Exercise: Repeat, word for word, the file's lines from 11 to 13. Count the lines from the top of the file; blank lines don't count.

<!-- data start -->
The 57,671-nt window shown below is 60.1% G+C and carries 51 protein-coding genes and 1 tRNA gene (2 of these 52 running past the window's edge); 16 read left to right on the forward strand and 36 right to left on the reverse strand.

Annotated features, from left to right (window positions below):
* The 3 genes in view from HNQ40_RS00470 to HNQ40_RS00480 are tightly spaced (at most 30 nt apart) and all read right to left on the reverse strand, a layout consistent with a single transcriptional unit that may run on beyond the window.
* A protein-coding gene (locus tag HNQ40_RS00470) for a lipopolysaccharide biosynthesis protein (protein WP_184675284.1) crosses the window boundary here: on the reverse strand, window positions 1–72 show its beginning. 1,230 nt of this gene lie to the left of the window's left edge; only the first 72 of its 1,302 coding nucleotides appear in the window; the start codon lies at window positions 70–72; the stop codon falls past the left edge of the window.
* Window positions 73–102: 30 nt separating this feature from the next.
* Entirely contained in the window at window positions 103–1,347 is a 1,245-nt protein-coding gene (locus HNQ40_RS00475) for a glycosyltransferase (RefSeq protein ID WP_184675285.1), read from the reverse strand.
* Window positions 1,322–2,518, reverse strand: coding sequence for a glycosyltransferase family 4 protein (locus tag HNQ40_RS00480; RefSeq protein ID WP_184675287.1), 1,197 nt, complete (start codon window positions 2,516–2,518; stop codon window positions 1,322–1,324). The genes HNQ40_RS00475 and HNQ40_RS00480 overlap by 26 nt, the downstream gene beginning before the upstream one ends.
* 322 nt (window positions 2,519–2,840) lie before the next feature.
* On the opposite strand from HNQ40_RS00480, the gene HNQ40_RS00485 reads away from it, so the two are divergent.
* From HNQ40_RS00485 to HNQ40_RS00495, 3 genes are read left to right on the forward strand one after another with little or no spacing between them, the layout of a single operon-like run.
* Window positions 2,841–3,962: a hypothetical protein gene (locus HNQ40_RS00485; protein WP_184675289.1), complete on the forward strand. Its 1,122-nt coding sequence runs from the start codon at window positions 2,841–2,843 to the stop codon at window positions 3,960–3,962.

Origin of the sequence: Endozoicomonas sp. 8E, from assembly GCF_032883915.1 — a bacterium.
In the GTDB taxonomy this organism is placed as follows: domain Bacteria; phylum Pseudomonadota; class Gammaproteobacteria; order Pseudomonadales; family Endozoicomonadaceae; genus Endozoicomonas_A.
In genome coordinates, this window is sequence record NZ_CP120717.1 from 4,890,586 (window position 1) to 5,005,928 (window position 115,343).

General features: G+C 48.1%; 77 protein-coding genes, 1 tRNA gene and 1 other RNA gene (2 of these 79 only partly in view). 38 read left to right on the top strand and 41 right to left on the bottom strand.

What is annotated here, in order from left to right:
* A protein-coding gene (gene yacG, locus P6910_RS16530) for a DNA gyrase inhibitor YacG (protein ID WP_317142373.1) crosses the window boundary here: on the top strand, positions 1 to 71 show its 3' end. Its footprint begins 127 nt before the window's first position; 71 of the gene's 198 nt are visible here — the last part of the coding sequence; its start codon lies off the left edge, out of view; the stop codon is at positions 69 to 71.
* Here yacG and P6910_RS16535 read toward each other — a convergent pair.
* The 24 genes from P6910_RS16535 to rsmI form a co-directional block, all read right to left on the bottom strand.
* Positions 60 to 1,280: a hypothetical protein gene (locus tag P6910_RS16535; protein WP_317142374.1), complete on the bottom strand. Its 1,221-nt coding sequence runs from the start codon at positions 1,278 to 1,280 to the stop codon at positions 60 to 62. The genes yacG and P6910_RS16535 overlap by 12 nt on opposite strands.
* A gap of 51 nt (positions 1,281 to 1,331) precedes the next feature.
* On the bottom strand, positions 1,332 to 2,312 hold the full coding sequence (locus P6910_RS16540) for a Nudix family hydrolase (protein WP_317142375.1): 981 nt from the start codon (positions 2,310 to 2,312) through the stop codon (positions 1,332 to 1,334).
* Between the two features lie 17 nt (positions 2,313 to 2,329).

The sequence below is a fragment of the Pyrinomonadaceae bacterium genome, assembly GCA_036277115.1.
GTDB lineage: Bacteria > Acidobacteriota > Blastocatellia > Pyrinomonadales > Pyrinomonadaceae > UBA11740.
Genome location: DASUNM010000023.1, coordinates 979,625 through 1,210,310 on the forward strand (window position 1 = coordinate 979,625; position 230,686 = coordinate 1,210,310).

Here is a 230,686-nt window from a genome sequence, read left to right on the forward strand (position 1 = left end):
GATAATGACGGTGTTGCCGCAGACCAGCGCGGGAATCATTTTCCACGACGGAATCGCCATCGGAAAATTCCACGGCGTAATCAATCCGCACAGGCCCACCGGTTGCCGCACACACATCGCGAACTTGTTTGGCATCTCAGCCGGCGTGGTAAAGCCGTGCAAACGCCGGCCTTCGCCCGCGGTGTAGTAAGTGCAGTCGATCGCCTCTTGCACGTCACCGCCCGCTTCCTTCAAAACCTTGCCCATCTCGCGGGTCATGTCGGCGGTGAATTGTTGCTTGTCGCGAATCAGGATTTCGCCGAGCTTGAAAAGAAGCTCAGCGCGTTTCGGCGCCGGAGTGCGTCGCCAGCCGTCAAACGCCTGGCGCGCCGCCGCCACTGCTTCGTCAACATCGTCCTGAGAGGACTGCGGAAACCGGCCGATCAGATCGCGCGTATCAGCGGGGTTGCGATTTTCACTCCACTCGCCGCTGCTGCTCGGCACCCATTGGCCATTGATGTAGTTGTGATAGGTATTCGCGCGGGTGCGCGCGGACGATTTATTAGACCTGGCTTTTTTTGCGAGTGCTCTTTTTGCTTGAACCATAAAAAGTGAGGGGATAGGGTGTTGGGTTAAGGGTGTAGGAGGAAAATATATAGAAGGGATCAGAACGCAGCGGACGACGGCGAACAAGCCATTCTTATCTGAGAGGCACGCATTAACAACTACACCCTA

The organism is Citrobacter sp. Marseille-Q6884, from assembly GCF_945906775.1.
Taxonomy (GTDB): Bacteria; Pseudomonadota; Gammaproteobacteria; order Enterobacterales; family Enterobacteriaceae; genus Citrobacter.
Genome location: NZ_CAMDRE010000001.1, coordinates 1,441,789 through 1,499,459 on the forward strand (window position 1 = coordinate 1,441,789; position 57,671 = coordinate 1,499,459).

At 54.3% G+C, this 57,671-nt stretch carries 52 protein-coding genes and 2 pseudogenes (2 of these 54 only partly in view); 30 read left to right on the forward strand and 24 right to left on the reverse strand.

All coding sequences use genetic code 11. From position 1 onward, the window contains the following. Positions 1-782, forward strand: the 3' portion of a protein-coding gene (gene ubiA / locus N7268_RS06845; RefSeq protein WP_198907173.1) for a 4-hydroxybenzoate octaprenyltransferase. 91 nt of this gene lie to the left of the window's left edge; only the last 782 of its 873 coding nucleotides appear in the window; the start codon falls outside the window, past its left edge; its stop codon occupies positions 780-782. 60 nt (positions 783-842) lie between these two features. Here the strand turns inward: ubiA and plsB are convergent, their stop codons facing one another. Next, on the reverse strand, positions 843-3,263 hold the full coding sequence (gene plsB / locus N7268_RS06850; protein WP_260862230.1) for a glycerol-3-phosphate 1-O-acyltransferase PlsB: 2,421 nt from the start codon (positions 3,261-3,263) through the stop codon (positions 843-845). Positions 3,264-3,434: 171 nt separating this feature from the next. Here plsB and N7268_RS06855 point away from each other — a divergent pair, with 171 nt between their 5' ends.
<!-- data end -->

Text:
* Window positions 2,841–3,962: a hypothetical protein gene (locus HNQ40_RS00485; protein WP_184675289.1), complete on the forward strand. Its 1,122-nt coding sequence runs from the start codon at window positions 2,841–2,843 to the stop codon at window positions 3,960–3,962.

Origin of the sequence: Endozoicomonas sp. 8E, from assembly GCF_032883915.1 — a bacterium.
In the GTDB taxonomy this organism is placed as follows: domain Bacteria; phylum Pseudomonadota; class Gammaproteobacteria; order Pseudomonadales; family Endozoicomonadaceae; genus Endozoicomonas_A.